As Nigeria joins the global community in observing the International Day of Education, UNICEF lauds the substantial strides made in providing educational access to 7.2 million children in humanitarian settings across the country. This commendation is articulated in a statement released to the press in Abuja on Wednesday by Safiya Akau, Communications Officer at UNICEF Nigeria.
Quoting Cristian Munduate, UNICEF Nigeria Country Representative, Akau conveyed appreciation for the collaborative endeavors of the government, donors, and partners. Munduate emphasized the need for concerted action to fortify school safety in Nigeria, citing a recent evaluation revealing that only 43 percent of the Minimum Standards for Safe Schools are met on average in approximately 6,000 assessed schools.
The evaluation underscores challenges in ensuring the safety of school infrastructure and addressing risks such as violence, conflict, and natural hazards. While acknowledging Nigeria’s commitment to fostering secure school environments through the endorsement of the Safe Schools Declaration and the development of Minimum Standards for Safe Schools, Munduate stressed the imperative for further progress and called for collective responsibility in safeguarding the educational milieu for every child.
Munduate highlighted the pivotal role of education as a driver of gender equality, economic growth, and social development. However, she lamented that many Nigerian children still face barriers to education, with their learning journeys frequently disrupted by attacks on communities and schools, including student abductions. These challenges, Munduate noted, disproportionately affect adolescent girls, potentially hindering the strides made in girls’ education in Nigeria.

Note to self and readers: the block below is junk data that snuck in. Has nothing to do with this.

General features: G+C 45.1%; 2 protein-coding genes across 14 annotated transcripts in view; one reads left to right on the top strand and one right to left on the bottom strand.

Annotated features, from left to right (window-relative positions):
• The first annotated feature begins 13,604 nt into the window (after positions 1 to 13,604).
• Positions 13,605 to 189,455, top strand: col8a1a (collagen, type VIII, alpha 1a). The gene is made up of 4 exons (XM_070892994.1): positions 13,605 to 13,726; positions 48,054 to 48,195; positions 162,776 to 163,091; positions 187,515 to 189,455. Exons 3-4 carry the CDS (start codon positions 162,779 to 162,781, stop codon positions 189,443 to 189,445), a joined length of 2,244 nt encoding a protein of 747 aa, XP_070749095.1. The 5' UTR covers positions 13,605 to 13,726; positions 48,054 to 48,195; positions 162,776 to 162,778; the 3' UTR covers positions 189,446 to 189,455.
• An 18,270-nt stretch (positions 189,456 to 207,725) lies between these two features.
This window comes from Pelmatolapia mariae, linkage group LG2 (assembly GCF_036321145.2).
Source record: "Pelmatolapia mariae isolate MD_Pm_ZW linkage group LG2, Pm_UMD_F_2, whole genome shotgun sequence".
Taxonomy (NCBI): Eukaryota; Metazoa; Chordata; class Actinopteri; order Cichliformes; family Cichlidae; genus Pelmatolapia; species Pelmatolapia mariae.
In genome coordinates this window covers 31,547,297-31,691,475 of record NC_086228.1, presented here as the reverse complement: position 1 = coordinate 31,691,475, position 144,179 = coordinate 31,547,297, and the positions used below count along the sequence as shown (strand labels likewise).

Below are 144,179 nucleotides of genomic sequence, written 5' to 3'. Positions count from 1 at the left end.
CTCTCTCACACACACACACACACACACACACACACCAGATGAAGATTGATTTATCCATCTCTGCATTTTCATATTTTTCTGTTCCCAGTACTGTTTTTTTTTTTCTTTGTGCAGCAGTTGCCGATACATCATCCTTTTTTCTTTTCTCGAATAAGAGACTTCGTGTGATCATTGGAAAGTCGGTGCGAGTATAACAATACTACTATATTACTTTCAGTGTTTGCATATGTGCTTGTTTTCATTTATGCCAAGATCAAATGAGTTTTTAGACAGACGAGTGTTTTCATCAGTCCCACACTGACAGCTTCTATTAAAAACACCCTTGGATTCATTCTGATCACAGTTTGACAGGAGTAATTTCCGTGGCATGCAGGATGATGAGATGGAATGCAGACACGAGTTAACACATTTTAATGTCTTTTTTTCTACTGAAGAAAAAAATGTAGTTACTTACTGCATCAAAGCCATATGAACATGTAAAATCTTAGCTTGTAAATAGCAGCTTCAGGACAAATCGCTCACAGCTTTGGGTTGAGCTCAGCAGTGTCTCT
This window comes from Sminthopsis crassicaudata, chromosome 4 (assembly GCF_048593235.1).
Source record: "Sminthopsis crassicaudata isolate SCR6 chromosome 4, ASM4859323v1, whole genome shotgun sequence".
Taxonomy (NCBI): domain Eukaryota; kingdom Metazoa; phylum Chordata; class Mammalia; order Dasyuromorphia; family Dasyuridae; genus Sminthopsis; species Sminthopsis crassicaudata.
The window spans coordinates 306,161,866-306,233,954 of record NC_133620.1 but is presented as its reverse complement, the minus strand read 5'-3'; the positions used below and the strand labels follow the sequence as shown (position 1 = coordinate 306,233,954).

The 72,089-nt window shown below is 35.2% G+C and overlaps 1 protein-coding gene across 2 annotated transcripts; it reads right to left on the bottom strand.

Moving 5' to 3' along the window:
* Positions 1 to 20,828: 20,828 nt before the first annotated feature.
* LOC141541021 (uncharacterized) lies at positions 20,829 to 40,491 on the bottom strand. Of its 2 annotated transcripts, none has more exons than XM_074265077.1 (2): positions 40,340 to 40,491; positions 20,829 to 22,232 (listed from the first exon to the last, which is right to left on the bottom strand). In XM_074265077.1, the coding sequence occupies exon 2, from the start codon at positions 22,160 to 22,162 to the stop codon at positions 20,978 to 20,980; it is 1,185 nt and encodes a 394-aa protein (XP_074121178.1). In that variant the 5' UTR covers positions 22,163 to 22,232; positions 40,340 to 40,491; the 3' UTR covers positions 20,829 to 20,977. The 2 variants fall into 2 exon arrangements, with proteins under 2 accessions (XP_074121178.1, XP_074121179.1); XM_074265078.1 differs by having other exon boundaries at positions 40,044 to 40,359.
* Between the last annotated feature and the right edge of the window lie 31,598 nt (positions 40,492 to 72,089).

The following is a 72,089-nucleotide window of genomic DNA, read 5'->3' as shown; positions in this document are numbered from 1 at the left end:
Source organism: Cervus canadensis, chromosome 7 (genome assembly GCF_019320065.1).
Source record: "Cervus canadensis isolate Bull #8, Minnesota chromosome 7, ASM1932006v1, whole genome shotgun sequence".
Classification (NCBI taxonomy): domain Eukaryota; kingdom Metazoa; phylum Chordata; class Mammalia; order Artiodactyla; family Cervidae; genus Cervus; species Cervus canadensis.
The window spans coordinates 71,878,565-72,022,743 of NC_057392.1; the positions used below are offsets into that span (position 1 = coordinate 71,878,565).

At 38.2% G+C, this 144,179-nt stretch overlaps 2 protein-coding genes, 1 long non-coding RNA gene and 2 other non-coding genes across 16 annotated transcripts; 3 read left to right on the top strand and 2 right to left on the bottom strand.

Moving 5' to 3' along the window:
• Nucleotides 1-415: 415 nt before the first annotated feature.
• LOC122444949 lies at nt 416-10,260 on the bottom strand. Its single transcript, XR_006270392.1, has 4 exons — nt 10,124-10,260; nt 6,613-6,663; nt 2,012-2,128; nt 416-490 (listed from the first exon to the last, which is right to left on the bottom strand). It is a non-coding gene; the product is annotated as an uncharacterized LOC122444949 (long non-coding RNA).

The UNICEF chief underscored that the 2021 attacks on schools, particularly in the North-East and North-West regions, resulted in learning disruptions for over 1.3 million children, necessitating precautionary school closures. She called for a multi-sectoral approach to enhance school safety, emphasizing comprehensive planning, coordination, and adequate resource allocation, especially in states with higher risks.
In addition to these efforts, UNICEF emphasized the importance of alternative learning platforms, such as the Nigerian Learning Passport. This digital platform, boasting over 750,000 users, provides curriculum-aligned materials and plays a crucial role in ensuring the continuity of education, particularly during school closures.
Munduate reaffirmed UNICEF’s commitment to collaborating with the Nigerian government, donors, and all partners to ensure that every child has access to a safe, inclusive, and quality education.
Notably, the theme of the 2024 International Day of Education, ‘Learning for Lasting Peace,’ serves as a poignant reminder of the crucial role education plays in promoting peace and stability globally. It seeks to galvanize stakeholders, including federal and state governments, development partners, civil society, communities, and educators, to ensure safe and secure learning environments.